she is somewhat talented, and she is so many times smarter than the majority of Hollywood, that I forgive her being exhausting. And a brilliant reply to Gawker! I’m gonna use it!

    • Mia V. says:

      She’s a dumbass who said something smart once and everybody started to praise as a “genius”.

      • lana86 says:

        She is no genius by far, not even a good writer but she IS intelligent. She might be annoying and self absorbed, but she’s very eloquent and no fool. Why do u call her dumb ass? R u surrounded by rocket scientists in your daily life and therefore have such a high bar, lol?

      • Mia V. says:

        @lana86: she may be intelligent, but everytime she opens her mouth she seems dumb to me.

    • Kat says:

      +1

      Amanda Palmer is a douchecanoe. So is Lena.

  2. Abbott says:

    No offense to Ben Affleck, but when I go to a book event I want to listen to the author talk about said book, not some lady singing last year’s summer jam while playing plastic cups in a jumpsuit.

  3. Kiddo says:

    Great. Arianna Hypocrite Huffington 2.0.

  4. tinyfencer says:

    She needs to simply close her mouth for good. And I am only partially referring to that slack jawed, gaping mouth expression she affects in every photo.

  5. TX says:

    If it were someone else I may buy that she didn’t know, but she seems to be a control freak. I don’t mean that in a bad way, but she is in charge of her empire from the top down. I don’t believe she wasn’t involved in the discussion about how much to compensate the artists from the beginning.

  6. PixieWitch says:

    She looks good from the ankles down… (i am loving those boots)

  7. InvaderTak says:

    Can we put a fork in her feminist-writer voice-of-a-generation reputation yet? She’s just like everyone else. There’s nothing progressive or new about her at all.

    • Sarah says:

      The idea of Lena as a feminist is interesting. I like Girls, but there’s nothing empowering about Lena in general. Lena’s whole schtick is a woman doing it for herself, except she’s not, much like Hannah. Lena defers to Judd Apatow and invokes his name and influence at every opportunity.
      Her characters are often in degraded states.

  8. Snazzy says:

    I just do not understand the hype surrounding this girl. Am I the only one who finds her uninteresting at best?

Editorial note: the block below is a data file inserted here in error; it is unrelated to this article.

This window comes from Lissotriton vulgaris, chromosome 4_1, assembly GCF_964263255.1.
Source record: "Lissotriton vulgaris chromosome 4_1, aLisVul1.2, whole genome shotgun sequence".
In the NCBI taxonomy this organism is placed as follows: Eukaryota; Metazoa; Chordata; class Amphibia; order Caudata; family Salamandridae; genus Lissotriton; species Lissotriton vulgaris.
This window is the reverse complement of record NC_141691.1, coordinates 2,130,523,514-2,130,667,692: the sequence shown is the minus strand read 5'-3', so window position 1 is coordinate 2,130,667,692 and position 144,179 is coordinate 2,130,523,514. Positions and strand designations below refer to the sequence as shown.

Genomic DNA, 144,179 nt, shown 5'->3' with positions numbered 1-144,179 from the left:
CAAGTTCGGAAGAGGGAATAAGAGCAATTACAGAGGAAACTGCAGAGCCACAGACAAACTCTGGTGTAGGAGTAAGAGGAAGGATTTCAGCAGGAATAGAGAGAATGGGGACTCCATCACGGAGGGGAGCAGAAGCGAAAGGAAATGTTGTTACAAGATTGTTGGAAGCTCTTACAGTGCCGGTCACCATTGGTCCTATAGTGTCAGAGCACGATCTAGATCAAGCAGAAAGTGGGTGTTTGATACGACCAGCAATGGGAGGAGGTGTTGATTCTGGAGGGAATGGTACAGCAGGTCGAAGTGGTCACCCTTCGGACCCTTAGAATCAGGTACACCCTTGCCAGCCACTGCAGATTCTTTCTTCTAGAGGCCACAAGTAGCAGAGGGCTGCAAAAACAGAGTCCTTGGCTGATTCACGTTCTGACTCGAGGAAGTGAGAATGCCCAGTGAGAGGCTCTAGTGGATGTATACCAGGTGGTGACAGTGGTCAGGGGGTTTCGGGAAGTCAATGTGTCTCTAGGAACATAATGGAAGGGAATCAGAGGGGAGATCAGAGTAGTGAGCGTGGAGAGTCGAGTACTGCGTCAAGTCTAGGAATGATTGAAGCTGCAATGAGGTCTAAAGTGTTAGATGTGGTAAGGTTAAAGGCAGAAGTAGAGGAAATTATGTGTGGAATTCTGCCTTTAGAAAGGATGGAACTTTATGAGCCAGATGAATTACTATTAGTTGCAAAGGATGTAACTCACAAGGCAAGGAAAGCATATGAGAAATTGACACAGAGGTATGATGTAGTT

9. Val says:

    God she is beyond obnoxious and irritating.

  10. Ag says:

    what a GIANT a-hole. so, she was going to use these people and not pay them? AND had to have an outside party point it out to her to realize it’s a $hitty move? bull$hit. she’s just covering her poorly-clad a$$. what a load of crap.

  11. Rhiley says:

    I realize this girl has her defenders and her lovers and her admirers, but I just can’t jump on the Lena bandwagon. It kills me that she thinks she is the voice of her generation. Well, maybe not her generation, but a generation. She thinks that she is the voice of a generation. I hate how she refers to herself as an artist as well. Sure on the surface I guess she qualifies, but in my opinion her art is pretty shallow.

  12. pretty says:

    wow she’s insufferable. i actually really liked the show Girls (season 1)and was really impressed that she directs,writes and acts on it and they were all good! and then read her racist essay about her trip to Japan , eh.. meh.. yeah she sounded ignorant but this is just hypocritical of her and her tweet makes me eye roll so hard.

    • TX says:

      I liked season 1 as well but couldn’t get through season 2 and haven’t seen it since. Seems like she bought into her own hype some time ago and stuff like this is the byproduct.

  13. Steph says:

    Lena probably thought all artists had wealthy families like her and that their art is their hobby. No biggy/sarcasm!

  14. db says:

    Obnoxious, not paying the performers. No doubt Lena feels having “worked” for her is compensation enough. I like her work, but can’t help looking back with longing at the days when talented writers like Lena STAYED BEHIND THE SCENES.

  15. Belle Epoch says:

    I wonder what other “artists” she selected? I’m thinking she will not want anyone who outshines her. Selling tickets to a book signing is a new trick – line ‘em up and make ‘em pay, not only for the book but for the chance to see talent discovered by Lena on her laptop. So lame.

  16. kri says: